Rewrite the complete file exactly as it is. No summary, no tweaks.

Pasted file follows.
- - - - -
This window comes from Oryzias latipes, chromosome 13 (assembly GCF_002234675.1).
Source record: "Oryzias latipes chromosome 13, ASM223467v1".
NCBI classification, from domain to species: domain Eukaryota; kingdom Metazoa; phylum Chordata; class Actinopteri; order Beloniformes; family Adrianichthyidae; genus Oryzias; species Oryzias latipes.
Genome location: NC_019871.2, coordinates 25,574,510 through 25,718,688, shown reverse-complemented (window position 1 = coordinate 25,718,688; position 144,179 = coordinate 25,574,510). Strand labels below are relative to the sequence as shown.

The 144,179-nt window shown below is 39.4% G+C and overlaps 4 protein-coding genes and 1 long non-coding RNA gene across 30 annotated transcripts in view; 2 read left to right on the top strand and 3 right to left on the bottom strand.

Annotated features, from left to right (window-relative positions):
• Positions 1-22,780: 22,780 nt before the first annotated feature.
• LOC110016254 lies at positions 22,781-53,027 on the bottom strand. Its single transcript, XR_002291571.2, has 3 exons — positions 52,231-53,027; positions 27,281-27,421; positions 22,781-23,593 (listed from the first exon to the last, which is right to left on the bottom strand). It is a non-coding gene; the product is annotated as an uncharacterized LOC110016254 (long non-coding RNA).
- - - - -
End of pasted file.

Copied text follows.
This window comes from Oryzias latipes, chromosome 13 (assembly GCF_002234675.1).
Source record: "Oryzias latipes chromosome 13, ASM223467v1".
NCBI classification, from domain to species: domain Eukaryota; kingdom Metazoa; phylum Chordata; class Actinopteri; order Beloniformes; family Adrianichthyidae; genus Oryzias; species Oryzias latipes.
Genome location: NC_019871.2, coordinates 25,574,510 through 25,718,688, shown reverse-complemented (window position 1 = coordinate 25,718,688; position 144,179 = coordinate 25,574,510). Strand labels below are relative to the sequence as shown.

The 144,179-nt window shown below is 39.4% G+C and overlaps 4 protein-coding genes and 1 long non-coding RNA gene across 30 annotated transcripts in view; 2 read left to right on the top strand and 3 right to left on the bottom strand.

Annotated features, from left to right (window-relative positions):
• Positions 1-22,780: 22,780 nt before the first annotated feature.
• LOC110016254 lies at positions 22,781-53,027 on the bottom strand. Its single transcript, XR_002291571.2, has 3 exons — positions 52,231-53,027; positions 27,281-27,421; positions 22,781-23,593 (listed from the first exon to the last, which is right to left on the bottom strand). It is a non-coding gene; the product is annotated as an uncharacterized LOC110016254 (long non-coding RNA).